Power uploaded it to TikTok because he had just joined the platform and had no idea the number of lives it would touch. "The support on it is unbelievable. I posted it on my Instagram a while back and on Facebook and the support then was amazing," he told Dublin Live.

"But I recently made TikTok and said I'd share it on that and I'm so glad I did now!" he continued.

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True

We're redefining what normal means in these uncertain times, and although this is different for all of us, love continues to transform us for the better.

Love is what united Marie-Claire and David Archbold, who met while taking a photography class. "We went into the darkroom to see what developed," they joke—and after a decade of marriage, they know firsthand the deep commitment and connection romantic love requires.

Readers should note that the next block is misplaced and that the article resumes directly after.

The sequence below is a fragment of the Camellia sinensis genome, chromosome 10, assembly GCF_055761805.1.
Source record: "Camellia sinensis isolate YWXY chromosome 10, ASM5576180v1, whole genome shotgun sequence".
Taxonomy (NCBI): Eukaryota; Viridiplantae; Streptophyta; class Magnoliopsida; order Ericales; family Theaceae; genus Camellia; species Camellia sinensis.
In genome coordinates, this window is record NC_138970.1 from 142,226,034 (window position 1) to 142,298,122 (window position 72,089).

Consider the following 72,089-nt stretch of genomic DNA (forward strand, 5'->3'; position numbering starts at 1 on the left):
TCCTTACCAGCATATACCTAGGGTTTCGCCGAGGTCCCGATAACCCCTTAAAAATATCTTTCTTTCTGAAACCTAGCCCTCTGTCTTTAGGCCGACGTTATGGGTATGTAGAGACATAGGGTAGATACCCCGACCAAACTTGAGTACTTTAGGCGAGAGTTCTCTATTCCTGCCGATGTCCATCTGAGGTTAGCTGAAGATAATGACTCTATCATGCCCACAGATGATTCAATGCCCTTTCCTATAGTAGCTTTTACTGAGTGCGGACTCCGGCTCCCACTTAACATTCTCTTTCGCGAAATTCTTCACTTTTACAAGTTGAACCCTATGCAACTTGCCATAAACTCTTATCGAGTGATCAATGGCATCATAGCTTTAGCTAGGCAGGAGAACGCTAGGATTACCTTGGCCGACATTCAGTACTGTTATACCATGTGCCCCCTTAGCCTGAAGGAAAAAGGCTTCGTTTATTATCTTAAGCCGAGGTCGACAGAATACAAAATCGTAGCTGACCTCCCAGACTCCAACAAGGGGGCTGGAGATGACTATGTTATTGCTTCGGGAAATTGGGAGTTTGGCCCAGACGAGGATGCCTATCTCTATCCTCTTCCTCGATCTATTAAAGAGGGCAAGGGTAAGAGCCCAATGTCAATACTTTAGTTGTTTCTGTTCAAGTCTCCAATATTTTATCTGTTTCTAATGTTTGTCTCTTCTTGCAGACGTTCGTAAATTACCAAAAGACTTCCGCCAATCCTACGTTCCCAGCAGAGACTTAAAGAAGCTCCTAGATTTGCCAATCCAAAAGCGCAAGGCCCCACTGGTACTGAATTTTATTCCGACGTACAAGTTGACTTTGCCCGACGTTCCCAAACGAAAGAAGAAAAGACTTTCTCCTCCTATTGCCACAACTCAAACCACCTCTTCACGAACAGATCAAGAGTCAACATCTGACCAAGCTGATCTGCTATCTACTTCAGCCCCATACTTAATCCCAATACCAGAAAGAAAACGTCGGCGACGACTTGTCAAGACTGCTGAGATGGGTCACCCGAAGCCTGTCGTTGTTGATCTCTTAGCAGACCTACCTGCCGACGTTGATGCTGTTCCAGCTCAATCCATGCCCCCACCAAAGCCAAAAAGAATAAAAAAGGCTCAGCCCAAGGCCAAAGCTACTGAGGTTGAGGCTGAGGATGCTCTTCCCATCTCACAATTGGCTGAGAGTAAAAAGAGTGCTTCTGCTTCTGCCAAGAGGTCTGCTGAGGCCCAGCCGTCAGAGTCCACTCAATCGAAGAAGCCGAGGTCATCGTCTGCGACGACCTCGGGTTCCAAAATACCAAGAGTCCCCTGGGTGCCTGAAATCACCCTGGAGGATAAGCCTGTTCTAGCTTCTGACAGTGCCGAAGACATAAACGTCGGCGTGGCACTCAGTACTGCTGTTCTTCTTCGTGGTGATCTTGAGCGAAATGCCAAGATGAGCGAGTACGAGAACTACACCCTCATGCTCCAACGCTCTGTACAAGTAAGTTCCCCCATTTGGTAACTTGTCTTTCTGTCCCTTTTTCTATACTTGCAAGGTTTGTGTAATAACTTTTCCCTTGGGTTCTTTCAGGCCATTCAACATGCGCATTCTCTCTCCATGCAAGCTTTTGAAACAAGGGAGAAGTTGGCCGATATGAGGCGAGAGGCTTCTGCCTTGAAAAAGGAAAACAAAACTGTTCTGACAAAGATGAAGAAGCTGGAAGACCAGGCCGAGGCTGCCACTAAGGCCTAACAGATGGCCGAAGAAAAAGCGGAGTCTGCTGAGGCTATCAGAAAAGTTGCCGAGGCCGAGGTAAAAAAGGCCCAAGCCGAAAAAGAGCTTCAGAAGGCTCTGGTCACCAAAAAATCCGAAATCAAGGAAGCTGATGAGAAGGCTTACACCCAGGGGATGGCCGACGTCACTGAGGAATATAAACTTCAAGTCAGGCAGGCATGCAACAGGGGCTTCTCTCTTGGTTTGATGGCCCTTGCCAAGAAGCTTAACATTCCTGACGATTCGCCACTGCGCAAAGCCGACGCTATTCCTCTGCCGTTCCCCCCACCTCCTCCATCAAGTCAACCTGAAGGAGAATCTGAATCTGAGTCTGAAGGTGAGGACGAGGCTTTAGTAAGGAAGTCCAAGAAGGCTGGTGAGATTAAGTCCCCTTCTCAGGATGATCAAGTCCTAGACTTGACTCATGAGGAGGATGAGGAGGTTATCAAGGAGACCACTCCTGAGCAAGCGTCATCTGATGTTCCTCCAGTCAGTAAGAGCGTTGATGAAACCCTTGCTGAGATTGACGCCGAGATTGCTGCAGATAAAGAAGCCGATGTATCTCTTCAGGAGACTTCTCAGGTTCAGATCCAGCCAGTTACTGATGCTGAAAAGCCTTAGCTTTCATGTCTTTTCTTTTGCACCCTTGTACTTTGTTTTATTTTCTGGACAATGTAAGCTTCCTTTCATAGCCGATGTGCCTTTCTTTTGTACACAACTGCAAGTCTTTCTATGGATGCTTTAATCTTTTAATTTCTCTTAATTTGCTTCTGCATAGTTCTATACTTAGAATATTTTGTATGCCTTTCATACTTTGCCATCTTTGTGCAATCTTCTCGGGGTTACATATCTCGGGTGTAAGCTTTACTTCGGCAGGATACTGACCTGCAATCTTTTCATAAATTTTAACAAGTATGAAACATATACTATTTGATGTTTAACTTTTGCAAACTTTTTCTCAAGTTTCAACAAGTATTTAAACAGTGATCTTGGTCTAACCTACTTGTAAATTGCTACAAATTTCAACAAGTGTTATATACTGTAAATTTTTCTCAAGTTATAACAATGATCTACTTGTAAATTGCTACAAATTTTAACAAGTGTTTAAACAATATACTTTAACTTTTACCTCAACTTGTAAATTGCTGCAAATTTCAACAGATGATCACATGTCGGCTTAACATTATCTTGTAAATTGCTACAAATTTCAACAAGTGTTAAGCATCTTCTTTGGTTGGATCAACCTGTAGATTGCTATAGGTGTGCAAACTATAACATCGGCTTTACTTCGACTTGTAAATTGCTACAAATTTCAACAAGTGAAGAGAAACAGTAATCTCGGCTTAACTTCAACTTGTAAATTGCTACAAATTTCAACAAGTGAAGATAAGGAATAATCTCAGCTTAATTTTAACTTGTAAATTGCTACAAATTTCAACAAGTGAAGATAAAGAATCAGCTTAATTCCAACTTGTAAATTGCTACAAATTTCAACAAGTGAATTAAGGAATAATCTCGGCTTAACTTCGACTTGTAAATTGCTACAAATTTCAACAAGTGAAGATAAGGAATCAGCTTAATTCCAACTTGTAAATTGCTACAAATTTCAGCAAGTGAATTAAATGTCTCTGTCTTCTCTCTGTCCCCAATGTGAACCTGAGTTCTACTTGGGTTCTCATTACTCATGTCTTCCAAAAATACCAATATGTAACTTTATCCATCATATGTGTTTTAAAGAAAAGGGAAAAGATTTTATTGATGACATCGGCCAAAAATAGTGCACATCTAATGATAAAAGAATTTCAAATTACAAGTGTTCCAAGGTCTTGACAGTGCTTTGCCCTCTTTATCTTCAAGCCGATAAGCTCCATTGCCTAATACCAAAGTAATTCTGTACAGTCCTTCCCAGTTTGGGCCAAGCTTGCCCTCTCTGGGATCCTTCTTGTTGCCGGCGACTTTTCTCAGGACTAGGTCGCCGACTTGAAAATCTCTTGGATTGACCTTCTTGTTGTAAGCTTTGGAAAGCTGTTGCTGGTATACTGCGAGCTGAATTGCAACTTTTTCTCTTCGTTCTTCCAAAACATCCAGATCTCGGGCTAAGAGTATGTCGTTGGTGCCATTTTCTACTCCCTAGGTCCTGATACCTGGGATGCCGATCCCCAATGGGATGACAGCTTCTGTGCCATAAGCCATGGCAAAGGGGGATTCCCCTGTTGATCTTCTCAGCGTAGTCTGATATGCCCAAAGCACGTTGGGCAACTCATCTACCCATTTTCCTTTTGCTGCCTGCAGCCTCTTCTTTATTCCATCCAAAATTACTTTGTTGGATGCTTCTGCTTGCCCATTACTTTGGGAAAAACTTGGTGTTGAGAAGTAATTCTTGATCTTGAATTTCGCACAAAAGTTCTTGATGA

All photos courtesy of Marie-Claire and David Archbold

However, their relationship became even sweeter when they adopted James: a little boy with a huge heart.

In the United States alone, there are roughly 122,000 children awaiting adoption according to the latest report from the U.S Department of Health and Human Services. While the goal is always for a child to be parented by and stay with their biological family, that is not always a possibility. This is where adoption offers hope—not only does it create new families, it gives birth parents an avenue through which to see their child flourish when they are not able to parent. For the right families, it's a beautiful thing.